Protip: In the sea of fonts to choose from, only a handful are considered websafe, or able to display properly across all browsers. If your brand uses a font that isn’t on this list, a substitute may be used instead.

C is for Content

Content can be subdivided into two main categories: text and imagery.


If your site is already established, be sure to take some time to read through every page. Take notes on any pages that need to be rewritten early on. Missing text is the number one delay in the web design process, so it’s best to address any hangups in the first meeting.

Protip: To maximize SEO values, each page of your site should include a minimum of 600 words.


Stock photography can work in a pinch, but quality “real” photos are a must in order to maintain that sense of authenticity. You may want to include photos of the interior and exterior of the space, the products, and employees.

Protip: Short on photo content? It may not hurt to hire a photographer for a day. A mix of candid and planned shots will provide the most versatility for not only your website, but other platforms as well.

D is for Dedication

Dedication may be listed last, but it is just as (if not almost more) important than everything else listed above. It is also the most abstract set of assets for the web design process. In order for this (or any )project to be successful, both parties need to be invested.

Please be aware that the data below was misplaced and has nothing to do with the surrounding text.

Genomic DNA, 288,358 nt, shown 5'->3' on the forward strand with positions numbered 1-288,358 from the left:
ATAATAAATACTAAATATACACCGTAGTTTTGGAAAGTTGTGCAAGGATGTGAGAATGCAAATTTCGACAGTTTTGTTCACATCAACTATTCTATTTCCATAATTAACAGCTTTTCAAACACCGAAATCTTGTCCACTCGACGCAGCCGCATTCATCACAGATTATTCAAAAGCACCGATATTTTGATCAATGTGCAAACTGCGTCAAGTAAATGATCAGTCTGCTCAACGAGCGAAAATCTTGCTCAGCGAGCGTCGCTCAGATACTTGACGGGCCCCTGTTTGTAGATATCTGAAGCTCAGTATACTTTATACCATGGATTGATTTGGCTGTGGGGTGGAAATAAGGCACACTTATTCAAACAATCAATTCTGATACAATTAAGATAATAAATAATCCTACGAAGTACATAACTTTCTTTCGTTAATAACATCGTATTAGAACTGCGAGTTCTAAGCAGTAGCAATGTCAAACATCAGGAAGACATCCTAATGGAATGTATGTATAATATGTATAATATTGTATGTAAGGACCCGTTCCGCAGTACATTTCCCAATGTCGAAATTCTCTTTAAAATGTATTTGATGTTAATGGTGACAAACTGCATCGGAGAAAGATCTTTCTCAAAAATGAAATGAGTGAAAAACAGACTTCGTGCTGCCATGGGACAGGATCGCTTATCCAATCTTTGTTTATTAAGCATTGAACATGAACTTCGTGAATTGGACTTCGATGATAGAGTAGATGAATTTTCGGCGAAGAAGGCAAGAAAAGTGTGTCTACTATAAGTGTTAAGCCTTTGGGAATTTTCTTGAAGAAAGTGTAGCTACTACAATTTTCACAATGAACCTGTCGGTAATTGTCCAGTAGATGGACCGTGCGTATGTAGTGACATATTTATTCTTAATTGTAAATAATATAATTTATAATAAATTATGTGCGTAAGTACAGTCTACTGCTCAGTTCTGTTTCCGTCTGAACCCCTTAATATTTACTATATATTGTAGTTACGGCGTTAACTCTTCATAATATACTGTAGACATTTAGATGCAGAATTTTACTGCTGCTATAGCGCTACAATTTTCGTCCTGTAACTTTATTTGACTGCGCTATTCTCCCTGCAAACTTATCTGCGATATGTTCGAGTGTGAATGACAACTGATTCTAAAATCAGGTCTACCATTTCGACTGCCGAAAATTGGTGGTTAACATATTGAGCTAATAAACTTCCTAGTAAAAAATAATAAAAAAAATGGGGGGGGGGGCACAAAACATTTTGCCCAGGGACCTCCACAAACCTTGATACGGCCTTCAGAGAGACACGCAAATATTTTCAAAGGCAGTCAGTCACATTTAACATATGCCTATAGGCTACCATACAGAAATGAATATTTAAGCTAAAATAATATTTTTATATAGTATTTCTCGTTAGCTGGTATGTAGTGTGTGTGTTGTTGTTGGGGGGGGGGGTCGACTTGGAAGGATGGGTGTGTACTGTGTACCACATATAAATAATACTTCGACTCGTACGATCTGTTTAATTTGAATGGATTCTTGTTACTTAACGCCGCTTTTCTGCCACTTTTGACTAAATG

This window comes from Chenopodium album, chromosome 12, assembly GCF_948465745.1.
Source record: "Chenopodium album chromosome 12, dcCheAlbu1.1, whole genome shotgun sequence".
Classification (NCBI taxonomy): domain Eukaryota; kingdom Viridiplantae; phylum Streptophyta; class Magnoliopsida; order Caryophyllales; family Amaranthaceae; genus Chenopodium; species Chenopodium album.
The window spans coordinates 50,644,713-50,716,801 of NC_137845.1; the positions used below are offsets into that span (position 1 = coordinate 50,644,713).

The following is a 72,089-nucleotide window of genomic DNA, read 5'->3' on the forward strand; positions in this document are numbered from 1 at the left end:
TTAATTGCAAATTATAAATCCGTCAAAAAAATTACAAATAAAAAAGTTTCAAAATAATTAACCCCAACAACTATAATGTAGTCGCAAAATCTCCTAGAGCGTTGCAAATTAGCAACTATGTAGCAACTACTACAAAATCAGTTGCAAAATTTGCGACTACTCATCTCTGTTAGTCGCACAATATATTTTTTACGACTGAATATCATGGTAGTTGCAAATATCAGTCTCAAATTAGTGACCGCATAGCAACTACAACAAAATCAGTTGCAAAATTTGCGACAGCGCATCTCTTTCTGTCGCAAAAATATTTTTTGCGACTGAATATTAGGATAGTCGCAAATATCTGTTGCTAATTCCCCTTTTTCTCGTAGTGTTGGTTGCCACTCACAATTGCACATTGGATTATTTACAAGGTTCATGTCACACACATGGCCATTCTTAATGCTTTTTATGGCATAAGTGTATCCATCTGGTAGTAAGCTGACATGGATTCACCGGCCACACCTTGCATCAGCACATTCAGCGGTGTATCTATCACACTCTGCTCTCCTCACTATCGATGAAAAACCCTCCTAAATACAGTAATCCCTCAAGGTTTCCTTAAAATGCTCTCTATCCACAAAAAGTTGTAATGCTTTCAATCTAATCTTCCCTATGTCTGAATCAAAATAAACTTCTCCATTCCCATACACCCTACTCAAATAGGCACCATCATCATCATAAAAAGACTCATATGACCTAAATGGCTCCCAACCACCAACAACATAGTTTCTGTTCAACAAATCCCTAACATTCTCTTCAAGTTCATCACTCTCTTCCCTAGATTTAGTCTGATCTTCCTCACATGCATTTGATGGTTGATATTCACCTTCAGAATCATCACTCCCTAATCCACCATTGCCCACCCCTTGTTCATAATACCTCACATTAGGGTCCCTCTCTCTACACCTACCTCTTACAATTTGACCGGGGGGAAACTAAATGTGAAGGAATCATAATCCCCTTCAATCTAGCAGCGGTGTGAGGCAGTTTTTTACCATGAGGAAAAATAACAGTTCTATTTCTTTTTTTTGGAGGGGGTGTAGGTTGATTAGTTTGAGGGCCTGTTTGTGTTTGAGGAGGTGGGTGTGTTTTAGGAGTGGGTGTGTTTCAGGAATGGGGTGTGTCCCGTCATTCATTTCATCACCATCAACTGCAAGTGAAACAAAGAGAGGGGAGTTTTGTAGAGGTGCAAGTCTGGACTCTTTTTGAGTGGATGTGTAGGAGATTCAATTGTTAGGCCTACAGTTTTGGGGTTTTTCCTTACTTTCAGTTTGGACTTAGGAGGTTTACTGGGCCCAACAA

You may not be designing the site directly, but your feedback is still incredibly important every step of the way. Be interested in the process and be honest throughout every review. This is especially true if there’s something you dislike, no matter how small. You’d be surprised how quickly one “meh” photo can evolve into resentment towards the entire project.

If you agree on a set time to meet, both parties need to be present and provide each other with their undivided attention. In between those meetings, continue to hold yourself to the same standards as you hold the web team. Respect deadlines and remember that holdups can occur on either end. 

When life happens, don’t be afraid to reach out and let the other party know something’s up. There’s a good chance they’ll be more accommodating, especially if you’re proactive.  

Pro Tip: If it comes to a point where you are no longer able to prioritize time, energy, or money to the project, be honest. Dropping off the face of the Earth will only make matters worse.

Ending Thoughts

Hopefully reading through this list hasn’t intimidated you. If your brand is feeling a bit flat or writing is not your forte, we have your back. The Roundpeg crew can also help you find a new web host and set up your domain. At the end of the day, the only item on this list that is completely on you is Dedication. We’ll be more than happy to guide you throughout the entire process. If you know your site is ready for a facelift, give us a shout!